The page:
vertebral hemangioma

Vertebral hemangiomas are the most common benign vertebral neoplasms. They are usually asymptomatic and incidentally detected due to their characteristic features on imaging for other reasons. Rarely, they can be locally aggressive (see: aggressive vertebral hemangioma).

Please refer to the article on primary intraosseous hemangioma for a general discussion in this entity.


The incidence of vertebral hemangiomas is about 10% at autopsy . The majority of hemangiomas are incidentally noted on routine radiographs of the spine. Often, small hemangiomas cannot be visualized on radiographs and are found with more advanced imaging such as CT or MRI, or upon gross dissection. The occurrence of vertebral hemangiomas is seen slightly more in females for unknown reasons and is more symptomatic in the 4 decade of life.

Clinical presentation

Most hemangiomas are asymptomatic. The collapse of the vertebral body or encroachment into the neural canal are some of the classic causes of pain. An increase in activity can cause the vertebral hemangioma to become painful, such as starting to exercise, housework and such. This is most likely due to axial loading through the body of the vertebra.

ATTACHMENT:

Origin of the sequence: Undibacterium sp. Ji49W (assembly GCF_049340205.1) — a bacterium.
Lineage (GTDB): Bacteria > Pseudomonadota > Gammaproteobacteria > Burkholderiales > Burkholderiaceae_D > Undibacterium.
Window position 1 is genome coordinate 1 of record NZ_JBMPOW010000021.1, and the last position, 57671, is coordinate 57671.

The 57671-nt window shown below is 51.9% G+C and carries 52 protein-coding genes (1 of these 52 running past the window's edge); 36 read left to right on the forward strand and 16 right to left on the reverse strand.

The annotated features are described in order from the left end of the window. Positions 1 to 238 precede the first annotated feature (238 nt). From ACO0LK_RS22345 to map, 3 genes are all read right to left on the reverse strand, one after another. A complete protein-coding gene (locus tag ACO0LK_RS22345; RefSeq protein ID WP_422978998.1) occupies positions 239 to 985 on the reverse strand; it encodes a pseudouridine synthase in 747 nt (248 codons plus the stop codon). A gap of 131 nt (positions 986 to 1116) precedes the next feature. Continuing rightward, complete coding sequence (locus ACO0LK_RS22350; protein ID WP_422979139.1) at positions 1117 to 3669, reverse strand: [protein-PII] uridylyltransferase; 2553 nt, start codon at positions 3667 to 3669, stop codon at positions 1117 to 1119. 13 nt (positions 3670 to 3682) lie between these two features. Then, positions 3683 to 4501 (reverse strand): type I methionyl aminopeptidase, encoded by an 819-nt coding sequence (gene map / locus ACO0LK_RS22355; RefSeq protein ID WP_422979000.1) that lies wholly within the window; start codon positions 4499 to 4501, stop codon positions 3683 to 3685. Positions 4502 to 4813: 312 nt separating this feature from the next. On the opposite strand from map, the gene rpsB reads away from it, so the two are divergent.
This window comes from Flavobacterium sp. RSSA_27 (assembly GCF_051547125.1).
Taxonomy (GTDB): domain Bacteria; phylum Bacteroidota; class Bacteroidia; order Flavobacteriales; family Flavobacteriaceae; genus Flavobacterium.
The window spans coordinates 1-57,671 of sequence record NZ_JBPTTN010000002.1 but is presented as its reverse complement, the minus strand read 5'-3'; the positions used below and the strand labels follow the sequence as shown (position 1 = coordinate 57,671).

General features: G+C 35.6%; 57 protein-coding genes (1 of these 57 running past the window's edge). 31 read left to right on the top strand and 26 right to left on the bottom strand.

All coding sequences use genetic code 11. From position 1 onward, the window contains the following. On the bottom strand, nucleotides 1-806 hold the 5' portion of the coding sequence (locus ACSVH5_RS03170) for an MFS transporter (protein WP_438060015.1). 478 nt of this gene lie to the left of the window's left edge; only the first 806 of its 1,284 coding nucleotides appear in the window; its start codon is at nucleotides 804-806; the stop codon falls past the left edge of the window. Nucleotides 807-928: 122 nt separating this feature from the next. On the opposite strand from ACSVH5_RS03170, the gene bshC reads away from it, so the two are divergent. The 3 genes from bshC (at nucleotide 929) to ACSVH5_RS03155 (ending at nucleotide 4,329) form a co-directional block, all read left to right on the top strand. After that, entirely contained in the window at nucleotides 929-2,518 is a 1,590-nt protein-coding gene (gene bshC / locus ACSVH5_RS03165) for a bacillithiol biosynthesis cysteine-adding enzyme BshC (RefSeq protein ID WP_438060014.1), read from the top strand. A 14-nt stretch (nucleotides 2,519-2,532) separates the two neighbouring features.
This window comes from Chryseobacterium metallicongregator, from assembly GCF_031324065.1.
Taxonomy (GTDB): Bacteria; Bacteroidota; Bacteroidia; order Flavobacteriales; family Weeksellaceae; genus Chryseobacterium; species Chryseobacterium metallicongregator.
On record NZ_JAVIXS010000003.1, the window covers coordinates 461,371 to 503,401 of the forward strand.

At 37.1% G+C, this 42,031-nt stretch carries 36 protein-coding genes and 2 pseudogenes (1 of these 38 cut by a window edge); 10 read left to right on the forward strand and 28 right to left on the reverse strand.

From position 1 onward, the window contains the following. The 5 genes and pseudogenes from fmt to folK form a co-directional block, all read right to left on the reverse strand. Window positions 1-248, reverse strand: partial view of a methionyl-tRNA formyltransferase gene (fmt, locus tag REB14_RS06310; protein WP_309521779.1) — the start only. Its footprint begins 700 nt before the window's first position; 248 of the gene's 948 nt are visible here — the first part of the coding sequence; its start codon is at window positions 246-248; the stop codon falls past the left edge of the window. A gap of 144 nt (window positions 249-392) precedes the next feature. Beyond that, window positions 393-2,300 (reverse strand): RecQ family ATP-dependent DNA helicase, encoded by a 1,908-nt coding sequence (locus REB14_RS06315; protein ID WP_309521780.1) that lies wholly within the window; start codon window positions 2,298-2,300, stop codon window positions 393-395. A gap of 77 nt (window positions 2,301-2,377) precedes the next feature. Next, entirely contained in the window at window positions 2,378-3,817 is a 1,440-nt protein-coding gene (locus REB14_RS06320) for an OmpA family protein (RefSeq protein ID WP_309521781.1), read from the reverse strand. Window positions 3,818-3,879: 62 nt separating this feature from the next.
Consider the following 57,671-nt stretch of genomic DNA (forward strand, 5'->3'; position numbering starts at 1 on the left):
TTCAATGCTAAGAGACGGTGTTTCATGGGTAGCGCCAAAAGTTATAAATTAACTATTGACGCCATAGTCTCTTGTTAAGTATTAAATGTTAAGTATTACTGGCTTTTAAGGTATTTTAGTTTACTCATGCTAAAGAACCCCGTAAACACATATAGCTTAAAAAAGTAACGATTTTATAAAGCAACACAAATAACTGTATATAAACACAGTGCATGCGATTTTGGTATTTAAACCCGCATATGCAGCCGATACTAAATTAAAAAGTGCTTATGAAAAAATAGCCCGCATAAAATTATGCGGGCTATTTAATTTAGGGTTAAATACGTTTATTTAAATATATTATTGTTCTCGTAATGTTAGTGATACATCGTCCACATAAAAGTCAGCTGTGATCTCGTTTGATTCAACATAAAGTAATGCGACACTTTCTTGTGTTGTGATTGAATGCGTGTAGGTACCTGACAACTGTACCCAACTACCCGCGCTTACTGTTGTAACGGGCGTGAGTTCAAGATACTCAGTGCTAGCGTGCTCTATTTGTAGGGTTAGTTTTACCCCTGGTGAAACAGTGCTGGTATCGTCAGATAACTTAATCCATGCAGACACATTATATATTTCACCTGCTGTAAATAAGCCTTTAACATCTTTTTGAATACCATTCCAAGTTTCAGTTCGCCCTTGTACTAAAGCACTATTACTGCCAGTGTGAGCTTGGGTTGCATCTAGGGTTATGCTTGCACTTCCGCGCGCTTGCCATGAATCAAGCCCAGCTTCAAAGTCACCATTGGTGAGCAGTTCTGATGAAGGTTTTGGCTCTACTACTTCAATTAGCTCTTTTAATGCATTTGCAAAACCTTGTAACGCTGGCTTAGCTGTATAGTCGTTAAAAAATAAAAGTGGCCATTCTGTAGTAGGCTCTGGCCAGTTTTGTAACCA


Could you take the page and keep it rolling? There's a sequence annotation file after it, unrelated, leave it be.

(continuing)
They are composed of vascular spaces which causes a displacement of the bone. It has two main histopathological types, cavernous (involves relatively large vessels) and capillary (involves small capillaries) angiomas. In some cases, specifically capillary types, lytic erosion into the epidural space can occur, however rare . They are slow-growing and most are not symptomatic.


The majority of all vertebral hemangiomas occur in the thoracic spine but can be found throughout the spine.

Radiographic features

The classic “corduroy cloth” or "jail bar" appearance is strongly associated with vertebral hemangiomas.


Axial CT will show a “polka-dotted”  or "salt and pepper" appearance due to the thickened vertebral trabeculae .


MRI shows extraosseous components better and depicts the hemangioma components as fat and water. Thickened trabeculae appear as low signal areas in both T1 and T2 images.

  • T1: high-intensity signal due to its fat component
  • T2: bright/high-intensity signal, usually greater than on T1, due to its high water content 
  • T1 C+: significant enhancement is seen due to high vascularity

Treatment and prognosis

Treatment for most hemangiomas is not necessary. When neurological deficits or severe pain treatment is necessary. In symptomatic lesions, there are many options that must be weighed. Radiotherapy, balloon kyphoplasty or transarterial embolization with associated laminectomy are some of those options .

Serious bleeding can be a complication so care must be taken when undergoing open procedures.

Differential diagnosis

  • metastases 
    • usually have decreased signal intensity on T1 and increased signal intensity on T2
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